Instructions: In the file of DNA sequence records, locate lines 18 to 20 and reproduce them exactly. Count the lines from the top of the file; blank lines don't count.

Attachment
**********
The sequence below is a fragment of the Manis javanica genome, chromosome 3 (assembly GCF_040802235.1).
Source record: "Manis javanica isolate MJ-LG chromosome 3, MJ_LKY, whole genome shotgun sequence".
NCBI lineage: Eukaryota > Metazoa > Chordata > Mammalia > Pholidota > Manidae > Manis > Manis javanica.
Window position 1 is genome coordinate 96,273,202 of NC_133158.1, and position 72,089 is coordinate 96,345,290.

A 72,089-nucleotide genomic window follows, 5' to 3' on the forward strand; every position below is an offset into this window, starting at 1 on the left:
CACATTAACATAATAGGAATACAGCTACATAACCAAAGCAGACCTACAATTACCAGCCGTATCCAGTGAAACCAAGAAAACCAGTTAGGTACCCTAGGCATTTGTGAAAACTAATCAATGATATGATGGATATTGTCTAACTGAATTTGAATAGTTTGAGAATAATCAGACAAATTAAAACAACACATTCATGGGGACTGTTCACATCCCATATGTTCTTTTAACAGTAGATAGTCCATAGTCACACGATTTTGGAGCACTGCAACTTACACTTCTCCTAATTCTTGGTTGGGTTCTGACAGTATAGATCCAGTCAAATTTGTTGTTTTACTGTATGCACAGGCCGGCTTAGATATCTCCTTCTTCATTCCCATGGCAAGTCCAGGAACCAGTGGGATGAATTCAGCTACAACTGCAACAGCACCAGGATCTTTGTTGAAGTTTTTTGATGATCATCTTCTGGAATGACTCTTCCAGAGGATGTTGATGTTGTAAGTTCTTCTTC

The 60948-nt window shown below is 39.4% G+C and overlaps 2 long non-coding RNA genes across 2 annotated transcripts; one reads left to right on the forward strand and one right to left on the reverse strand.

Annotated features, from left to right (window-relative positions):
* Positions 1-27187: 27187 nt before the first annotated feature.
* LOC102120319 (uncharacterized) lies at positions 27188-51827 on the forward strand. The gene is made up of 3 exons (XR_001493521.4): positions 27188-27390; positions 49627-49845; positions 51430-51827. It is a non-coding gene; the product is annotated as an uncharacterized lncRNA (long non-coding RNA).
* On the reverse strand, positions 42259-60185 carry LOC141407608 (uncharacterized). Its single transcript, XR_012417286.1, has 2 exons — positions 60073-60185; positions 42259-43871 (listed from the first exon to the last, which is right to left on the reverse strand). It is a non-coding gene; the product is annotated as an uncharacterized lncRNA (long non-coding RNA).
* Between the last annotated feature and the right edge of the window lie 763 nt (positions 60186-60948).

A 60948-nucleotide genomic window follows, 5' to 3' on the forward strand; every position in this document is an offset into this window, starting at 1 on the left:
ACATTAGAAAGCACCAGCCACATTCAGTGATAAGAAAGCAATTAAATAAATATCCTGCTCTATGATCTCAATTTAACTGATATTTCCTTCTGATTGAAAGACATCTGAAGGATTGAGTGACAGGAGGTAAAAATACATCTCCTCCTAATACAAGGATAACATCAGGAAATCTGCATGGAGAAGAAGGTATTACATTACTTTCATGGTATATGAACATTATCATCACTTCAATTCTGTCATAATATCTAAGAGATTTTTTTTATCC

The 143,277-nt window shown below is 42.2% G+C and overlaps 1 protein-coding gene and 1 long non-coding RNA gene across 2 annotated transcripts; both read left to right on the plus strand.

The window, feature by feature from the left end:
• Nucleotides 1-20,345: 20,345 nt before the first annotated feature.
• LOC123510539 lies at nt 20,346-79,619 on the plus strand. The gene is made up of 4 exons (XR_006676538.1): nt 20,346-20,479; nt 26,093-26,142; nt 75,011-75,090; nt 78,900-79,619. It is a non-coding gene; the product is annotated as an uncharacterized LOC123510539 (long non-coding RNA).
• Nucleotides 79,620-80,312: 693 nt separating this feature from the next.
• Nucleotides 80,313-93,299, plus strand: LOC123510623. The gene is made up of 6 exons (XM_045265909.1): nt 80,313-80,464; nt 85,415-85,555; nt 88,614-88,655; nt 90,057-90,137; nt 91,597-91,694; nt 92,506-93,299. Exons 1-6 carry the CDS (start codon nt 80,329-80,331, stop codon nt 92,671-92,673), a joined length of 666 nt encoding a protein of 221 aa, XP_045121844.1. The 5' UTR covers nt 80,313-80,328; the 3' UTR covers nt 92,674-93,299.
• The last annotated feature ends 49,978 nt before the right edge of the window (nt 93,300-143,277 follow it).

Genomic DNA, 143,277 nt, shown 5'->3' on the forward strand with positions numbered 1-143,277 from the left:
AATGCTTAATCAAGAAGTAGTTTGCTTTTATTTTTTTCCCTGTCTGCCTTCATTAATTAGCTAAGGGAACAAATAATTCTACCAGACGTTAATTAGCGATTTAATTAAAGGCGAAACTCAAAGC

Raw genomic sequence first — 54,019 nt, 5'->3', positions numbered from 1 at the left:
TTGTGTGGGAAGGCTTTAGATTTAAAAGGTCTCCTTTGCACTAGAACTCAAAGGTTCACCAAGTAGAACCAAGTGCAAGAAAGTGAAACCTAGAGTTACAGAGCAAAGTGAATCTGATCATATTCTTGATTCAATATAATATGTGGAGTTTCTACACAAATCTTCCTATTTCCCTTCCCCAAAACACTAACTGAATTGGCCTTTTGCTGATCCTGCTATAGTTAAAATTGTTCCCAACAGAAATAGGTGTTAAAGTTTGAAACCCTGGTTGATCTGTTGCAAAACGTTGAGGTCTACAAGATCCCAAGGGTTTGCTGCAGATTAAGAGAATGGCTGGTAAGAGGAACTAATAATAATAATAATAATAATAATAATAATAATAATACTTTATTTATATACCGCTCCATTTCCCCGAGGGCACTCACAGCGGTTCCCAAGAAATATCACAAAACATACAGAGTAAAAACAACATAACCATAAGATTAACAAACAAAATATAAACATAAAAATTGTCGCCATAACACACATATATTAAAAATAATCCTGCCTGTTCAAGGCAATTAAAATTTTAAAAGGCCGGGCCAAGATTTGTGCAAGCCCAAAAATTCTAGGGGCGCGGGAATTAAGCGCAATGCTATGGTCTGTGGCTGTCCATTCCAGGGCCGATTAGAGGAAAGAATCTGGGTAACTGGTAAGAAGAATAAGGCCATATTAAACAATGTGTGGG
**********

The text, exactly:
• LOC123510539 lies at nt 20,346-79,619 on the plus strand. The gene is made up of 4 exons (XR_006676538.1): nt 20,346-20,479; nt 26,093-26,142; nt 75,011-75,090; nt 78,900-79,619. It is a non-coding gene; the product is annotated as an uncharacterized LOC123510539 (long non-coding RNA).
• Nucleotides 79,620-80,312: 693 nt separating this feature from the next.
• Nucleotides 80,313-93,299, plus strand: LOC123510623. The gene is made up of 6 exons (XM_045265909.1): nt 80,313-80,464; nt 85,415-85,555; nt 88,614-88,655; nt 90,057-90,137; nt 91,597-91,694; nt 92,506-93,299. Exons 1-6 carry the CDS (start codon nt 80,329-80,331, stop codon nt 92,671-92,673), a joined length of 666 nt encoding a protein of 221 aa, XP_045121844.1. The 5' UTR covers nt 80,313-80,328; the 3' UTR covers nt 92,674-93,299.